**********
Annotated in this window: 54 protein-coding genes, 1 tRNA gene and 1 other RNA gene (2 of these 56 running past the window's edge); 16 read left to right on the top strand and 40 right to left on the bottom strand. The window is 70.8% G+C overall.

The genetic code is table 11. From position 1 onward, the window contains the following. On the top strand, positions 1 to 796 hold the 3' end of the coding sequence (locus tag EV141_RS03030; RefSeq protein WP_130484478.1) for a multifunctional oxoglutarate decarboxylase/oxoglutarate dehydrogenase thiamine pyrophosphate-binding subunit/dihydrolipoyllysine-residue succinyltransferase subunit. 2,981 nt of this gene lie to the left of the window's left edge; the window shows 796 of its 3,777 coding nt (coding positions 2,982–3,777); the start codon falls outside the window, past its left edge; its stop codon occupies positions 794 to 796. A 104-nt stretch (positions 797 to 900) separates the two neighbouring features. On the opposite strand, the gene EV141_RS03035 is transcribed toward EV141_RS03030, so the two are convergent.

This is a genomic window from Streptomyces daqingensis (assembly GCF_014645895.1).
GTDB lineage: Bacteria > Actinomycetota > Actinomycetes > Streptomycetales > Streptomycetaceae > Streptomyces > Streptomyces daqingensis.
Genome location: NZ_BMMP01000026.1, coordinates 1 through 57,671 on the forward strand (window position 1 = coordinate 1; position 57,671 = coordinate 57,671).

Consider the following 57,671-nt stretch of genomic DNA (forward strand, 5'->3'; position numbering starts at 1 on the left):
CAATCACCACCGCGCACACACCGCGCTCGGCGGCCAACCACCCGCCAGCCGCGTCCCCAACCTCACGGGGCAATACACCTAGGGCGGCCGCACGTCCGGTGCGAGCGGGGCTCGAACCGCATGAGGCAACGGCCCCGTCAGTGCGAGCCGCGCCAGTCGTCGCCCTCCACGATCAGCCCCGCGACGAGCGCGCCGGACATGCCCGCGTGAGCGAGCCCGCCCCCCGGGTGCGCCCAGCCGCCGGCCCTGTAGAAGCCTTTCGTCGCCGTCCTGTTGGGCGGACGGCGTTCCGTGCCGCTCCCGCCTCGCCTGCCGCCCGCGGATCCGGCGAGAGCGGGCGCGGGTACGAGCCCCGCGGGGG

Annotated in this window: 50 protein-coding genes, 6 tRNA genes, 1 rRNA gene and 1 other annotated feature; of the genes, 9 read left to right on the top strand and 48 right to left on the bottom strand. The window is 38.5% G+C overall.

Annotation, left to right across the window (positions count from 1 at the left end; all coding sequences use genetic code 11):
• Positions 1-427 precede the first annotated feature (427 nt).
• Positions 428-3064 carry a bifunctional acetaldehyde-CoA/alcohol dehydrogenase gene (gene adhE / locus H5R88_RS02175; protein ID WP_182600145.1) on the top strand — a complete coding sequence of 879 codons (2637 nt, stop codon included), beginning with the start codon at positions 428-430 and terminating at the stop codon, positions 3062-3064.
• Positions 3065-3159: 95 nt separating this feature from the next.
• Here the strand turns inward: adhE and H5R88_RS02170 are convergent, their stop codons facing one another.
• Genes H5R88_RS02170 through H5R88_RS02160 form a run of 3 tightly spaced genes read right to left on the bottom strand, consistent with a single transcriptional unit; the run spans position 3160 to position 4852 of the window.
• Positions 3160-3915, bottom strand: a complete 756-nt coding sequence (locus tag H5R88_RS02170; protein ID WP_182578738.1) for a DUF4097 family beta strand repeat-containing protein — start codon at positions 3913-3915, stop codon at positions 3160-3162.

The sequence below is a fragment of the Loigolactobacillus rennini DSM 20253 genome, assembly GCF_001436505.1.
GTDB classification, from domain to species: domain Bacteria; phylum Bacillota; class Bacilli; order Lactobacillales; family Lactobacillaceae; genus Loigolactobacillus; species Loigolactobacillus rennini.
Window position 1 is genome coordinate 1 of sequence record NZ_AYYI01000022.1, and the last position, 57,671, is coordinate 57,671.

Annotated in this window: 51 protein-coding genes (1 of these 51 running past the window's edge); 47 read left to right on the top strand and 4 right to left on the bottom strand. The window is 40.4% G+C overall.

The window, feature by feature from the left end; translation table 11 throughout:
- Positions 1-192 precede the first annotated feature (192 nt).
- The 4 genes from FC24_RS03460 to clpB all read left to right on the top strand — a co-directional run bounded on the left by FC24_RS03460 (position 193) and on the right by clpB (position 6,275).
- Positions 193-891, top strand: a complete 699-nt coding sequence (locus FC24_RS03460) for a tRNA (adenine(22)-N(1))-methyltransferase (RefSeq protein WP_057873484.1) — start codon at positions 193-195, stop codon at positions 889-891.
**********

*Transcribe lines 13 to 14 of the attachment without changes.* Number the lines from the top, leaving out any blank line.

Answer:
• Here the strand turns inward: adhE and H5R88_RS02170 are convergent, their stop codons facing one another.
• Genes H5R88_RS02170 through H5R88_RS02160 form a run of 3 tightly spaced genes read right to left on the bottom strand, consistent with a single transcriptional unit; the run spans position 3160 to position 4852 of the window.